In its literal meaning, philosophy means "love of wisdom." Philosophy is not merely the "love of wisdom," it is the best wisdom of the lovers of wisdom. The Jewish people, in New Testament times, had their lovers of wisdom.
They were known variously as wise men, the wise, sages, or teachers of wisdom. They were the educators of their day, men whose special interest lay in knowing and producing the kind of thought which is technically termed Wisdom.
Such sages were usually men of professional scribal training, but a Jew, such as Jesus, might gain a knowledge of the Hebrew language and the Hebrew Scriptures outside of a formal School.
The Jewish sages did not form Schools of thought as the Greeks did. But they were differences among them, especially in regard to the nature of the divine government of the world, and regarding the dignity and possible happiness of human life.
From the Seventh to Second Centuries, BC, there was growing an increasing body of Jewish wisdom teaching. Among these can be classed the Book of job, Ecclesiastes, the Wisdom of Ben Sirach, The Testament of the twelve Patriarchs, the Wisdom of Solomon, and 4th Maccabees.
While the Greek philosopher sought to read the riddle of the universe by the investigation of natural phenomena, the Hebrew philosopher already held in his hand the key of Revelation, and with the help of this, sought a closer understanding of the ways of God and the duty of man.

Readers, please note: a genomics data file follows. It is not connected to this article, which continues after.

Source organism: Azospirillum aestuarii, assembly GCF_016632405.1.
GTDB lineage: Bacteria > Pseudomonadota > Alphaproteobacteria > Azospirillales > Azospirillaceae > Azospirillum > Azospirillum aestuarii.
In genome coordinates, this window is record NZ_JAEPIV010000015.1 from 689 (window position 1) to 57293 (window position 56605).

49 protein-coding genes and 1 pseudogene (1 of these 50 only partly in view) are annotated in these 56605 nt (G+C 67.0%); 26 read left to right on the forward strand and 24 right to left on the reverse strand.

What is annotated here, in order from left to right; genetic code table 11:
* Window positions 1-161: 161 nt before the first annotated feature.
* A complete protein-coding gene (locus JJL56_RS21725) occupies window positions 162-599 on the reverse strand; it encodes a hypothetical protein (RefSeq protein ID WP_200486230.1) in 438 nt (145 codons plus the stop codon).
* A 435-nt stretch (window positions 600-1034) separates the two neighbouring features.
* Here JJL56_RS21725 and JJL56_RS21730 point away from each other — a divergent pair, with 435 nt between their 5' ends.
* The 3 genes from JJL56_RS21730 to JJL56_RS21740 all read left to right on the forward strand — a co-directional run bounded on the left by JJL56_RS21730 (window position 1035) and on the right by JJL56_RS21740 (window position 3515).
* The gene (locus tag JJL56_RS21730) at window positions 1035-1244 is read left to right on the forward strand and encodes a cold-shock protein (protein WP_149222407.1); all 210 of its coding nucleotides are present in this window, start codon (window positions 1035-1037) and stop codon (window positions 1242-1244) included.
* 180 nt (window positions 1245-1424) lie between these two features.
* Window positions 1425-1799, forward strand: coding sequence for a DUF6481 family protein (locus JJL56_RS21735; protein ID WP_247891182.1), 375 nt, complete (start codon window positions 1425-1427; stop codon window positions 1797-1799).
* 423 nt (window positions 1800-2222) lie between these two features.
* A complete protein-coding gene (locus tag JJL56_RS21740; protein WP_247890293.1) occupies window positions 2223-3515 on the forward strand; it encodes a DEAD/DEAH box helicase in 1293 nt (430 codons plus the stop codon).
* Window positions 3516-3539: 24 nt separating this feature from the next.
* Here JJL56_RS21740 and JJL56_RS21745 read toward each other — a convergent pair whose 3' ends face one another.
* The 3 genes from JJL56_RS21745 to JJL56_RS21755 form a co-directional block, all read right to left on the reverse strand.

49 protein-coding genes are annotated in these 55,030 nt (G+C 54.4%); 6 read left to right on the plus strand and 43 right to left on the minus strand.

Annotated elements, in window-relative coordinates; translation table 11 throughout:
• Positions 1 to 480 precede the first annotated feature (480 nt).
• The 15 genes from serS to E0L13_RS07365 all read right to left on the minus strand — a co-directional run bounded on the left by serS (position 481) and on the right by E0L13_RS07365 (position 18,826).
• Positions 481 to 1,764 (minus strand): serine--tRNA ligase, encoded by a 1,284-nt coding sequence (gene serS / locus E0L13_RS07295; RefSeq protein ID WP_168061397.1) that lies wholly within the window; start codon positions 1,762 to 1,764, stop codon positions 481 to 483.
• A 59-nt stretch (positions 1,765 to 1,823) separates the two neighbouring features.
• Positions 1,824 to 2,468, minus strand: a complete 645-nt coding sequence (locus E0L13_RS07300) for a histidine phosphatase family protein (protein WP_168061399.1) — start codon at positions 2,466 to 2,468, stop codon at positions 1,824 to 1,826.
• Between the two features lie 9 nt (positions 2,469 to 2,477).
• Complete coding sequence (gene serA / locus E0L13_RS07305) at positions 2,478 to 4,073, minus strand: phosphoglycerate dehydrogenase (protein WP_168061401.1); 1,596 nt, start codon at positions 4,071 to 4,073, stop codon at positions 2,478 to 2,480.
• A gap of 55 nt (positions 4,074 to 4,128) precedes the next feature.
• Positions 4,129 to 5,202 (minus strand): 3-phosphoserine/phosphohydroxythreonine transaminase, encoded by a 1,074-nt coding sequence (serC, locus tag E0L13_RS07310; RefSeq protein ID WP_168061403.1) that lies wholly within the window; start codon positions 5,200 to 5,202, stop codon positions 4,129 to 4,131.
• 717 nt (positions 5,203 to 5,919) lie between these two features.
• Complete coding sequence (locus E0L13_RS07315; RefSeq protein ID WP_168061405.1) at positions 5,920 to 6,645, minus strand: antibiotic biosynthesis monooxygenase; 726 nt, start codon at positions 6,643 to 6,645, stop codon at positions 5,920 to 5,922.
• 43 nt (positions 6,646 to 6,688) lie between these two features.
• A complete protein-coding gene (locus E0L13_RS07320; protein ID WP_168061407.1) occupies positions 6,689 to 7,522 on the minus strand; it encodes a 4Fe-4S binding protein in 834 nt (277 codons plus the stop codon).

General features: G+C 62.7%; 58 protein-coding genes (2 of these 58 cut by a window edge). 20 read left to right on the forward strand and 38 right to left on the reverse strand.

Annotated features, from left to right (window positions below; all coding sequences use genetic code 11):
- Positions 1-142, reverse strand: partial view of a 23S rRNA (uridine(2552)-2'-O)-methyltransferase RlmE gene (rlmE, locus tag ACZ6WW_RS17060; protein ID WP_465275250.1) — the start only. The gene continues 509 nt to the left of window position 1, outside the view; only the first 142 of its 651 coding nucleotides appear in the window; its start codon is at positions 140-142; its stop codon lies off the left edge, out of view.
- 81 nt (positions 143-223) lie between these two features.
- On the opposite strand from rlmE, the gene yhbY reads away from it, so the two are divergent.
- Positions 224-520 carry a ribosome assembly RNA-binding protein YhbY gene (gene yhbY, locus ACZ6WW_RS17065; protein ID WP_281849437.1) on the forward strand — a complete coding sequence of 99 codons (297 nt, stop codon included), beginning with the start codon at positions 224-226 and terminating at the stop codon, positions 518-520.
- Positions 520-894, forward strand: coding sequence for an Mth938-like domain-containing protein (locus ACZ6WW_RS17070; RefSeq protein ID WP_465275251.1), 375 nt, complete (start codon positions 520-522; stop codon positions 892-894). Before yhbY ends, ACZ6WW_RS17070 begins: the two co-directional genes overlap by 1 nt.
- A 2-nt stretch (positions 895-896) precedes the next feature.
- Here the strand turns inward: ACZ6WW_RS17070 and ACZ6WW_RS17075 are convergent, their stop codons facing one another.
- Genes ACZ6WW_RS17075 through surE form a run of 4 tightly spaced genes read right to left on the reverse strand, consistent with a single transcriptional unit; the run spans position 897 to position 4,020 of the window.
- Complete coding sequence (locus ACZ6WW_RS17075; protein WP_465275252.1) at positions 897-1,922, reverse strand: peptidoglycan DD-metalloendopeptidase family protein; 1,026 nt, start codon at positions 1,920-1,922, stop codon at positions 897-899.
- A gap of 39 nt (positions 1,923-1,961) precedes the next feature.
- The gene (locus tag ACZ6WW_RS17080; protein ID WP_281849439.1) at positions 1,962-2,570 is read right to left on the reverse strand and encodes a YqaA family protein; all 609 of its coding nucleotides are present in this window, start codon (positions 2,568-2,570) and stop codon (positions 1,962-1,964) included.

Jewish Wisdom, therefore, was not a view of the universe distinct from God much less a view of God distinct from the universe it was a view of the universe with God dwelling in it.
Jesus’s thinking likewise was built on the same fundamental Axiom of Jewish thought. No doubt about the existence of God ever crossed his mind. He never argued about or sought to prove the reality of God. He was too much profit to feel the need for any such proof. Nor did he attempt a systematic presentation of the idea of God. Jesus assume the existence of God, not because it was traditional to do so but because of his own inner experience of God.
Like every prophet, Jesus was a man of insight and action. "Not learning, but doing, is the chief thing," was a basic principle of Jewish wisdom teaching. That principle set the motive for Jesus. Life was something to be lived, rather than something about which to speculate or construct a systemic Theory.